The RedeemerHarry Hole investigates a mistaken assassination
“IS that you with the broad, Detective?” the fire captain shouted at Mike Chapman in the darkness of a frigid March night. “Keep her back there, across the street.”
“Got that, Coop? Stay put.” Mike left me in the middle of the double-wide roadway, wedged between unmarked police cars and bright red fire trucks as he charged in behind the huddle of uni¬formed cops on the sidewalk on the far side of the street.
I took my own blue-and-gold badge out of my pocket—no one would stop to read that the small print beneath my name said Assistant District Attorney, not NYPD—and flapped it over the breast pocket of my ski jacket, slinking between rowdy onlookers to get within inches of Mike.
“Alexandra Cooper. Special Victims,” I said to one of the firemen. His scowl softened and he nodded to let me pass.
Chaos had enveloped the corner of 114th Street and Seventh Avenue. Flames still danced around something that lay on the portico of a stately old church, teasing the water that spouted from steady-stream nozzles the firemen aimed at it. Emergency Service Unit cops wielded axes to try to break open the locks on the wrought-iron gate that guarded the front steps, and a growing herd of neighborhood rubberneckers crowded the first responders who were trying to get the job done.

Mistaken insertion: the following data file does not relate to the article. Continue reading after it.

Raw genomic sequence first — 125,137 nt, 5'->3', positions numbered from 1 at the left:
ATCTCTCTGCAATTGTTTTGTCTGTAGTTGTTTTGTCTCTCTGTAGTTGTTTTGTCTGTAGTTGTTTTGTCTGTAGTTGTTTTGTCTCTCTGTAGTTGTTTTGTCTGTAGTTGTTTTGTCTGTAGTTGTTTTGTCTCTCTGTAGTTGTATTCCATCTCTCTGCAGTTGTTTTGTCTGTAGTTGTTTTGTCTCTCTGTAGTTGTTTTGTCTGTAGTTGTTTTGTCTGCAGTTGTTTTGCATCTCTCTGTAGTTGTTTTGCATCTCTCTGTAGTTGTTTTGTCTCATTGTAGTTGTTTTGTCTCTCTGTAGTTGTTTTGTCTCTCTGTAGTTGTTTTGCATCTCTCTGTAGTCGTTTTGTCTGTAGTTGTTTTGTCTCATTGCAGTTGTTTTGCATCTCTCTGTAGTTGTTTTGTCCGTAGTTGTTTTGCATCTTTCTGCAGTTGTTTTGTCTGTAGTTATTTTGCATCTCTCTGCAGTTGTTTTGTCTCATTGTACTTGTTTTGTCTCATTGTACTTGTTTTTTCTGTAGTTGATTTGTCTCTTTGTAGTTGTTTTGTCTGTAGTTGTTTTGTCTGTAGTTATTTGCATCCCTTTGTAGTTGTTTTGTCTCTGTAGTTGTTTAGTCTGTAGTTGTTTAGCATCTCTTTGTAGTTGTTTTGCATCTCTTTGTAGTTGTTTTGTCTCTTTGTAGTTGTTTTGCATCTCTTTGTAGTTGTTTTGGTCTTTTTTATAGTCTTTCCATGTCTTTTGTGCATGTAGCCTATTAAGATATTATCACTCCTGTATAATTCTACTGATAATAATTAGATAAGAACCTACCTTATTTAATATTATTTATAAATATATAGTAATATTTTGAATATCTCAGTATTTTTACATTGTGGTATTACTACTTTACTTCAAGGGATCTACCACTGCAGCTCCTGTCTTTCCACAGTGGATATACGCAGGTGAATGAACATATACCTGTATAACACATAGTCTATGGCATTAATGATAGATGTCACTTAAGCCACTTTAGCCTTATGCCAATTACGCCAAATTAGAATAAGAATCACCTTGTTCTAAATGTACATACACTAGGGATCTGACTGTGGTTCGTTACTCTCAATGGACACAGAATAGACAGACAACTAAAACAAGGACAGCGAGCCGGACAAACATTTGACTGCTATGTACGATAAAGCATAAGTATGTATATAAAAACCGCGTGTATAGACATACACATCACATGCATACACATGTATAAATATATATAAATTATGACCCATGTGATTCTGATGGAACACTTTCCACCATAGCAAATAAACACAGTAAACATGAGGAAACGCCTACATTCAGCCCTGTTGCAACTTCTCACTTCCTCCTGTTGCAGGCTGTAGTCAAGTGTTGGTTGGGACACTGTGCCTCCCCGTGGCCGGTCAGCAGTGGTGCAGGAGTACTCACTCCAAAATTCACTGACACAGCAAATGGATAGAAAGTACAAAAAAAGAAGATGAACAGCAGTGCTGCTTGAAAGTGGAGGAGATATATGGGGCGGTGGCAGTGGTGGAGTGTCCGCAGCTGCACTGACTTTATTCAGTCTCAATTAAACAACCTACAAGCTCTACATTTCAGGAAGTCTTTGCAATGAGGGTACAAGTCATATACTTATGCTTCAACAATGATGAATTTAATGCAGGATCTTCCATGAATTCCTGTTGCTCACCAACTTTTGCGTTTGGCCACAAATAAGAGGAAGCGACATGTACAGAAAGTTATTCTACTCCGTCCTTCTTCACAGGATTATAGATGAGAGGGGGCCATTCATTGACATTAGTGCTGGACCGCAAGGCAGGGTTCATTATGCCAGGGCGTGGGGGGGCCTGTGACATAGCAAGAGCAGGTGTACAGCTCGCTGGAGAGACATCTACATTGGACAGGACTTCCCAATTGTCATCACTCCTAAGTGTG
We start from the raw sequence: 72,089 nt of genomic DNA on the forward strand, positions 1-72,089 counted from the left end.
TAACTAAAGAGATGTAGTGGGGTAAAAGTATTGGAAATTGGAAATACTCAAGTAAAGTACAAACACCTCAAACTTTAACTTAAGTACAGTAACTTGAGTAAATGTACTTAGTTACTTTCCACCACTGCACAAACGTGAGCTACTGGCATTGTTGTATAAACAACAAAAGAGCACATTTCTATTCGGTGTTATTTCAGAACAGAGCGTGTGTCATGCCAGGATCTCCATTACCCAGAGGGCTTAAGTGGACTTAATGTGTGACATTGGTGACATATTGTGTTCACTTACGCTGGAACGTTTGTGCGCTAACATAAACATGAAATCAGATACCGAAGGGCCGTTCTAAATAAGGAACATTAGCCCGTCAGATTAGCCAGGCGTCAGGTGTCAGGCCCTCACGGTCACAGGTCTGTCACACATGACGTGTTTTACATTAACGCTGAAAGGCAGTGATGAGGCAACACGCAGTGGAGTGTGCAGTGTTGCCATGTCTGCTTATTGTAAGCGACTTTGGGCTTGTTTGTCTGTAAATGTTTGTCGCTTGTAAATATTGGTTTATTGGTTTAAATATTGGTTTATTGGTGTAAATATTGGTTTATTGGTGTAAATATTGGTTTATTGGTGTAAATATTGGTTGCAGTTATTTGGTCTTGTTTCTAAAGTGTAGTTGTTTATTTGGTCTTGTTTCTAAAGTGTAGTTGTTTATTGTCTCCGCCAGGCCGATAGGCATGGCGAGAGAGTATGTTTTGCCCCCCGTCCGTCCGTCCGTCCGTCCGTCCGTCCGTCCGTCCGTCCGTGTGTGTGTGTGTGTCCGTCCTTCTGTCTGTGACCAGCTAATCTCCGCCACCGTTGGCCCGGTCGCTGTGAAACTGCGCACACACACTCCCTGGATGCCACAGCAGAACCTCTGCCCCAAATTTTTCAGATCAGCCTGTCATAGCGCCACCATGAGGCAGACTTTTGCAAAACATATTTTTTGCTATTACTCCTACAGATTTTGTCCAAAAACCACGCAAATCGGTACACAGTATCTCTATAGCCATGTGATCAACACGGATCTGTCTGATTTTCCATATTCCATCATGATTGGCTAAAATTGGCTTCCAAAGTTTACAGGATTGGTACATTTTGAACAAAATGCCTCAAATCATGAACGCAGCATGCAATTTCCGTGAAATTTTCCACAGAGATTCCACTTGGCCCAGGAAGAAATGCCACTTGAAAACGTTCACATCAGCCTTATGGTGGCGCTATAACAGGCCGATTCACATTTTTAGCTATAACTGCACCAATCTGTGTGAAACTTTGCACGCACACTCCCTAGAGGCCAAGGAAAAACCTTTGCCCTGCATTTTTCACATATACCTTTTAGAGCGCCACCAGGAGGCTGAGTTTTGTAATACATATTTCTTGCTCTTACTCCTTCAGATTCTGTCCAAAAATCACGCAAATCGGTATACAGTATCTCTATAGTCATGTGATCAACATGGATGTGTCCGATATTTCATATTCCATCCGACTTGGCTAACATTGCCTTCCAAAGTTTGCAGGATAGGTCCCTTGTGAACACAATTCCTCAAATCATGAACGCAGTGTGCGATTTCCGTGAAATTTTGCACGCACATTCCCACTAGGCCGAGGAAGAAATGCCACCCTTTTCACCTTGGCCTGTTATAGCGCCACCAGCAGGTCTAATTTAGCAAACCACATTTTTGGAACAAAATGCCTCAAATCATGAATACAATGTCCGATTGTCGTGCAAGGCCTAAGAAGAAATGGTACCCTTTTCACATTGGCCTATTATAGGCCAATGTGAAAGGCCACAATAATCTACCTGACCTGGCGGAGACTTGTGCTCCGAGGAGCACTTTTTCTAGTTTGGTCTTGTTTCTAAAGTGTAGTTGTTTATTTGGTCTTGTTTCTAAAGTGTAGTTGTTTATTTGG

I was on the tips of my toes, hoping to catch a glimpse of what was burning. Amidst blackened fragments of some kind of fabric and the occasional glitter of embers atop that, I could make out something white—almost flesh-colored. The shape of a human arm, maybe, but that thought was too awful to imagine.
More firemen rushed past me to aid their brother officers, one of them knocking me back a step. There was no point in slowing anyone down to ask questions.
I raised myself up again. It must have been sensory overload because I thought I could see a hand, but there weren’t really any fingers, and a terrible smell made me dizzier than the confusing sight.
“Who on fire?” one tall kid yelled out at no one in particular, then started to pull on the sleeve of my jacket as I passed in front of him.
“Don’t know,” I said, breaking loose from his grip and inching forward, but his choice of pronoun focused me.
No question that within the fiery pile was a human being. The putrid odor of burning flesh—coppery and metallic—permeated the air. Holocaust survivors and soldiers who had liberated camps in World War II claimed it was a stench they would never forget.
“Go!” It was one of the ESU cops who had pushed back the gate he’d hacked open, calling out to the firemen who’d been spraying hoses impatiently from the sidewalk.
The pair took the church steps two at a time, rushing toward the smoking mound. While uniformed cops turned their attention to crowd control, Mike dashed in through the gate.
Reprinted by arrangement with Dutton, a member of Penguin Group (USA) Inc., from SILENT MERCY by Linda Fairstein.
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